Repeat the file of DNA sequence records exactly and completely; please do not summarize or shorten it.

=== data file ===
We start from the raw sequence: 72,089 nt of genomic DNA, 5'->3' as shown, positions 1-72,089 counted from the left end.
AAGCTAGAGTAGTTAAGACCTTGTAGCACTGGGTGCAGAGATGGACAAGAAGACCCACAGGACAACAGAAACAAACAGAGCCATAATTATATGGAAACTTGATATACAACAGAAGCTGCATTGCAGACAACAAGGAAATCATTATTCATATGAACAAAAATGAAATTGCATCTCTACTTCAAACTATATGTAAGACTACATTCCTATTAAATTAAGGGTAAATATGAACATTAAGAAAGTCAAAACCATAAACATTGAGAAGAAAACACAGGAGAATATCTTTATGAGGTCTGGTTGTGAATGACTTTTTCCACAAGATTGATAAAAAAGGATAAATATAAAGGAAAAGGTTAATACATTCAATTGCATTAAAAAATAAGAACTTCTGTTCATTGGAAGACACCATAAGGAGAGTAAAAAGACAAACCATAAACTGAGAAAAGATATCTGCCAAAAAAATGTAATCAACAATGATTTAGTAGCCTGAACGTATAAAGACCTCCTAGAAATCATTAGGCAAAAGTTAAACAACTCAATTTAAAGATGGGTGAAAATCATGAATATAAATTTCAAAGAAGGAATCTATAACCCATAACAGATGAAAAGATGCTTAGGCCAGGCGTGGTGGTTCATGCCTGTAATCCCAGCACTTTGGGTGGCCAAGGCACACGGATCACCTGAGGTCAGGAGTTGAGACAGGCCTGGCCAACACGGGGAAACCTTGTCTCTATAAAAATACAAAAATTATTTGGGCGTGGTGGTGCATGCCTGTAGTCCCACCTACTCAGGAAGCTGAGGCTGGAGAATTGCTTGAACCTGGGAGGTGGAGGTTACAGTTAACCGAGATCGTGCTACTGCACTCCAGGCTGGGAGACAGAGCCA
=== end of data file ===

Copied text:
We start from the raw sequence: 72,089 nt of genomic DNA, 5'->3' as shown, positions 1-72,089 counted from the left end.
AAGCTAGAGTAGTTAAGACCTTGTAGCACTGGGTGCAGAGATGGACAAGAAGACCCACAGGACAACAGAAACAAACAGAGCCATAATTATATGGAAACTTGATATACAACAGAAGCTGCATTGCAGACAACAAGGAAATCATTATTCATATGAACAAAAATGAAATTGCATCTCTACTTCAAACTATATGTAAGACTACATTCCTATTAAATTAAGGGTAAATATGAACATTAAGAAAGTCAAAACCATAAACATTGAGAAGAAAACACAGGAGAATATCTTTATGAGGTCTGGTTGTGAATGACTTTTTCCACAAGATTGATAAAAAAGGATAAATATAAAGGAAAAGGTTAATACATTCAATTGCATTAAAAAATAAGAACTTCTGTTCATTGGAAGACACCATAAGGAGAGTAAAAAGACAAACCATAAACTGAGAAAAGATATCTGCCAAAAAAATGTAATCAACAATGATTTAGTAGCCTGAACGTATAAAGACCTCCTAGAAATCATTAGGCAAAAGTTAAACAACTCAATTTAAAGATGGGTGAAAATCATGAATATAAATTTCAAAGAAGGAATCTATAACCCATAACAGATGAAAAGATGCTTAGGCCAGGCGTGGTGGTTCATGCCTGTAATCCCAGCACTTTGGGTGGCCAAGGCACACGGATCACCTGAGGTCAGGAGTTGAGACAGGCCTGGCCAACACGGGGAAACCTTGTCTCTATAAAAATACAAAAATTATTTGGGCGTGGTGGTGCATGCCTGTAGTCCCACCTACTCAGGAAGCTGAGGCTGGAGAATTGCTTGAACCTGGGAGGTGGAGGTTACAGTTAACCGAGATCGTGCTACTGCACTCCAGGCTGGGAGACAGAGCCA